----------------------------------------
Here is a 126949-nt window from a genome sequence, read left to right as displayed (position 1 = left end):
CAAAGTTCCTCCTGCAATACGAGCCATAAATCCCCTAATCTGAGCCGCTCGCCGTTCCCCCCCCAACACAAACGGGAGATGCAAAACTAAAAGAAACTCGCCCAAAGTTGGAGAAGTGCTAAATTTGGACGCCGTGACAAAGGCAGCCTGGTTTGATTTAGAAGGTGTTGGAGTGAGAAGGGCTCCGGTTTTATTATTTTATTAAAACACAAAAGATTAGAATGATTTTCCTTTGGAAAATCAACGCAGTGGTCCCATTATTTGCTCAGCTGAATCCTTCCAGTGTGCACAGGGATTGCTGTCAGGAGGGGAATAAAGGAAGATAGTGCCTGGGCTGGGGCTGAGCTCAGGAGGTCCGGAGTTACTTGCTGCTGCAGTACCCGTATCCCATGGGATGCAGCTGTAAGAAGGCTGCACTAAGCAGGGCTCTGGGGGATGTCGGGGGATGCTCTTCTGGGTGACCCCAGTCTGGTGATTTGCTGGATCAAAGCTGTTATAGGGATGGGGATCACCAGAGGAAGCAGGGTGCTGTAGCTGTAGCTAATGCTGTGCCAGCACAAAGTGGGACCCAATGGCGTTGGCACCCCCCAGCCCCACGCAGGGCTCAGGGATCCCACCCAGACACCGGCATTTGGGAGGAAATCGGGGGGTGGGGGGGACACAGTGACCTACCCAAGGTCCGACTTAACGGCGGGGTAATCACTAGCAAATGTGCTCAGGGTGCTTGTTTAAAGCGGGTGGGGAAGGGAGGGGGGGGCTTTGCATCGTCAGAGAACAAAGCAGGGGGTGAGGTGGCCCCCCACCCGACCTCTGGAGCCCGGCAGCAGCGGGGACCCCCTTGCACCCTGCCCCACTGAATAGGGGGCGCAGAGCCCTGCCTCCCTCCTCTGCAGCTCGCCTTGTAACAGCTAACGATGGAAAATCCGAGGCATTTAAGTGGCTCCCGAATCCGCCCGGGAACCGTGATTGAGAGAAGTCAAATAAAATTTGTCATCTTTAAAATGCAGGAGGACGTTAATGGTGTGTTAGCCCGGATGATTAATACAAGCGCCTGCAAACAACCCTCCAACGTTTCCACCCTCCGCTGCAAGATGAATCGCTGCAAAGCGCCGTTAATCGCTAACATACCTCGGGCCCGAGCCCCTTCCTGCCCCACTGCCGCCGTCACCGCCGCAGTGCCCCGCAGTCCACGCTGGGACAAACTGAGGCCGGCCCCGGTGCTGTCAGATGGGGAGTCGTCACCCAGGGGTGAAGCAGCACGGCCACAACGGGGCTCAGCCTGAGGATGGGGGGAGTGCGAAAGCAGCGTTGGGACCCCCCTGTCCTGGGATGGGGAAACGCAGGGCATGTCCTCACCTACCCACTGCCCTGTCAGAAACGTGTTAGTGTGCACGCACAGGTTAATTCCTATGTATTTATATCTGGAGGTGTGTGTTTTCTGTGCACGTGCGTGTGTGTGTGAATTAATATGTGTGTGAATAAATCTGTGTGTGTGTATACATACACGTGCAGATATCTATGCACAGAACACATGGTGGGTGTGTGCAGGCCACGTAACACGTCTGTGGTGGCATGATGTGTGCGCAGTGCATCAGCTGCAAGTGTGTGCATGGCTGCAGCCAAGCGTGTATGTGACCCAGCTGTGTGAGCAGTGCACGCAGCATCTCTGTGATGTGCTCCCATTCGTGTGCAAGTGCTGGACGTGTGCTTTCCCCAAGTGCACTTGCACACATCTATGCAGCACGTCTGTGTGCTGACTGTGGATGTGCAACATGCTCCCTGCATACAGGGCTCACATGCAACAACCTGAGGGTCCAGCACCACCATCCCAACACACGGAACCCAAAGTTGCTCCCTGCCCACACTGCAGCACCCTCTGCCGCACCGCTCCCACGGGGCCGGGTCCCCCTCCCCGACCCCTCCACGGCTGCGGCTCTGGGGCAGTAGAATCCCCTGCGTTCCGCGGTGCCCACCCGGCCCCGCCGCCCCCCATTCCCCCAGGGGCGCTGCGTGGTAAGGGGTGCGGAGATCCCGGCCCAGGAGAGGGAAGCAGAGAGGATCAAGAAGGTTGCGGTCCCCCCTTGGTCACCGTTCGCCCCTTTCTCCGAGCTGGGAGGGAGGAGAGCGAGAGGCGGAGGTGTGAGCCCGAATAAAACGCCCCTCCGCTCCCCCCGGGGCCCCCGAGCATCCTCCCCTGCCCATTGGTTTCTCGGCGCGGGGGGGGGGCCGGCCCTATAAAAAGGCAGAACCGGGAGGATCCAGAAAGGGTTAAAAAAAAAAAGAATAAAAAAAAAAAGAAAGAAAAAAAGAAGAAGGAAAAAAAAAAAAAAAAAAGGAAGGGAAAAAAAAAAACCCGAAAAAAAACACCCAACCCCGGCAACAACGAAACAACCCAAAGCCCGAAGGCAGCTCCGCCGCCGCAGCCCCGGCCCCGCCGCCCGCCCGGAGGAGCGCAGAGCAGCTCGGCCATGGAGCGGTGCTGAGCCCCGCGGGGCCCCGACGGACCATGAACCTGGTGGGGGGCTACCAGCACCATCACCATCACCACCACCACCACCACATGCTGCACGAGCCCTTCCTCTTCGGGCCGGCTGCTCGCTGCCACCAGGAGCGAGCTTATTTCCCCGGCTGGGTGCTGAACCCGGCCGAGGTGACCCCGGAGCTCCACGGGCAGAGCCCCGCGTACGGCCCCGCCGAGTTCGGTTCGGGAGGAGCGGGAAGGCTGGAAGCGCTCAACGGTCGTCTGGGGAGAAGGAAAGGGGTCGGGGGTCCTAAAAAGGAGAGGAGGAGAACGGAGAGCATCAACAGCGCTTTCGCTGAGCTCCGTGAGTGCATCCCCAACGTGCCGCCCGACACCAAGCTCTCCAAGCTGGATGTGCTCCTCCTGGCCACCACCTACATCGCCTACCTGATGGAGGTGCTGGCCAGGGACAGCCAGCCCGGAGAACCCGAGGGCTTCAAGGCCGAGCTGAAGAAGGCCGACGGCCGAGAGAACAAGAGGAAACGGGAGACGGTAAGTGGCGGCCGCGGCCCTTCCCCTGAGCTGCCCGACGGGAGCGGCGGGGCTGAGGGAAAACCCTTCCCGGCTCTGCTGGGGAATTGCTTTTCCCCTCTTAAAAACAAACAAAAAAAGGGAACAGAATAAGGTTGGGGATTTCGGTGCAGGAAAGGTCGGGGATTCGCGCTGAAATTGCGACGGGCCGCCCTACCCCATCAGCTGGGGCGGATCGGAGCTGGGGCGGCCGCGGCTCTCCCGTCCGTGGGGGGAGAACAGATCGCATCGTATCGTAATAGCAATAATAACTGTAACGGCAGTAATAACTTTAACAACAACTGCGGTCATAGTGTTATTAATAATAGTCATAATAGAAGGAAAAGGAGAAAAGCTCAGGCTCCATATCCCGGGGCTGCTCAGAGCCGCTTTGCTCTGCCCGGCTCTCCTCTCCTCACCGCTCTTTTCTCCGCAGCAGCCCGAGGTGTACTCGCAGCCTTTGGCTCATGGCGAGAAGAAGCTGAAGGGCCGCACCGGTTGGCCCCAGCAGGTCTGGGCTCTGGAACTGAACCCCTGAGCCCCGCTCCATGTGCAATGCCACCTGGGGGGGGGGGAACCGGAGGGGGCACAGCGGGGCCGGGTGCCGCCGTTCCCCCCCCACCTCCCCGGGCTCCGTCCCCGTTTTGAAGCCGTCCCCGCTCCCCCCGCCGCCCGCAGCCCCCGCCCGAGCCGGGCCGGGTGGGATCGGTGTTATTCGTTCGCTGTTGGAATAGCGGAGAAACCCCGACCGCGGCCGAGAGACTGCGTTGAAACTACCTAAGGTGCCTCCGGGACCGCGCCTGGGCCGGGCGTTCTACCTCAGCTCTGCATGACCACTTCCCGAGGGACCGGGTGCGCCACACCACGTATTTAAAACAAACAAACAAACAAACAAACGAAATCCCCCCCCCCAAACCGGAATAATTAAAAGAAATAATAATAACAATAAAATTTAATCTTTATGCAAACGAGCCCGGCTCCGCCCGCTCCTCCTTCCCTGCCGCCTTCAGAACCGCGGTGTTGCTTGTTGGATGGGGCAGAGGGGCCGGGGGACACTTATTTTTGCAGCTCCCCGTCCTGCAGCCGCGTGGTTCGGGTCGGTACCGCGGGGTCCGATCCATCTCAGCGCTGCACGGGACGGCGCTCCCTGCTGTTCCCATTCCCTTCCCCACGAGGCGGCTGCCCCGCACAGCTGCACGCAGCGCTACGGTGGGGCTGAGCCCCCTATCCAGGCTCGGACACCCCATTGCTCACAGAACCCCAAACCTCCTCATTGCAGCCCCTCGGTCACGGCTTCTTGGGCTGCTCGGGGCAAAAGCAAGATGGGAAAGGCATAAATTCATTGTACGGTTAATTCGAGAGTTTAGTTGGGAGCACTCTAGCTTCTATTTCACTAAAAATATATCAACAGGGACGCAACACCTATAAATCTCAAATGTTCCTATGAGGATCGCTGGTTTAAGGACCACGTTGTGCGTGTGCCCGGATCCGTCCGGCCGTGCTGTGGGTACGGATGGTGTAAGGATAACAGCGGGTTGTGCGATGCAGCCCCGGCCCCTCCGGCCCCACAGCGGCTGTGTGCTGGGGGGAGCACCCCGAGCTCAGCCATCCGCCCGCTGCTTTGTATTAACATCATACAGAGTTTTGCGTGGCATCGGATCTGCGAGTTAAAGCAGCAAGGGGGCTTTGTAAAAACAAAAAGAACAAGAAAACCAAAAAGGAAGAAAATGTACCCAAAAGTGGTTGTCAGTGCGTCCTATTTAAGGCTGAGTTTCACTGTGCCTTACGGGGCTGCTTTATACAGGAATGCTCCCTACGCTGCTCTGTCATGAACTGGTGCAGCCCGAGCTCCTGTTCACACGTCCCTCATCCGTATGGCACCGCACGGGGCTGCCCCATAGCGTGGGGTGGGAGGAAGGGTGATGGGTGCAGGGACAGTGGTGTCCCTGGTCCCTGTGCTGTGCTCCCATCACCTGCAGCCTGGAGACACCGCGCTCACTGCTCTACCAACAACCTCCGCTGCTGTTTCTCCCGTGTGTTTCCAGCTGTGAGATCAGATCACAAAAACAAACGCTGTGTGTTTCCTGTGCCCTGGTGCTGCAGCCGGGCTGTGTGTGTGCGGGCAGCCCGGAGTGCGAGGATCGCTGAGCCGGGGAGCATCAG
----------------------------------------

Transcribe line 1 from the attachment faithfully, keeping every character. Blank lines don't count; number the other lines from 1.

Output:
Here is a 126949-nt window from a genome sequence, read left to right as displayed (position 1 = left end):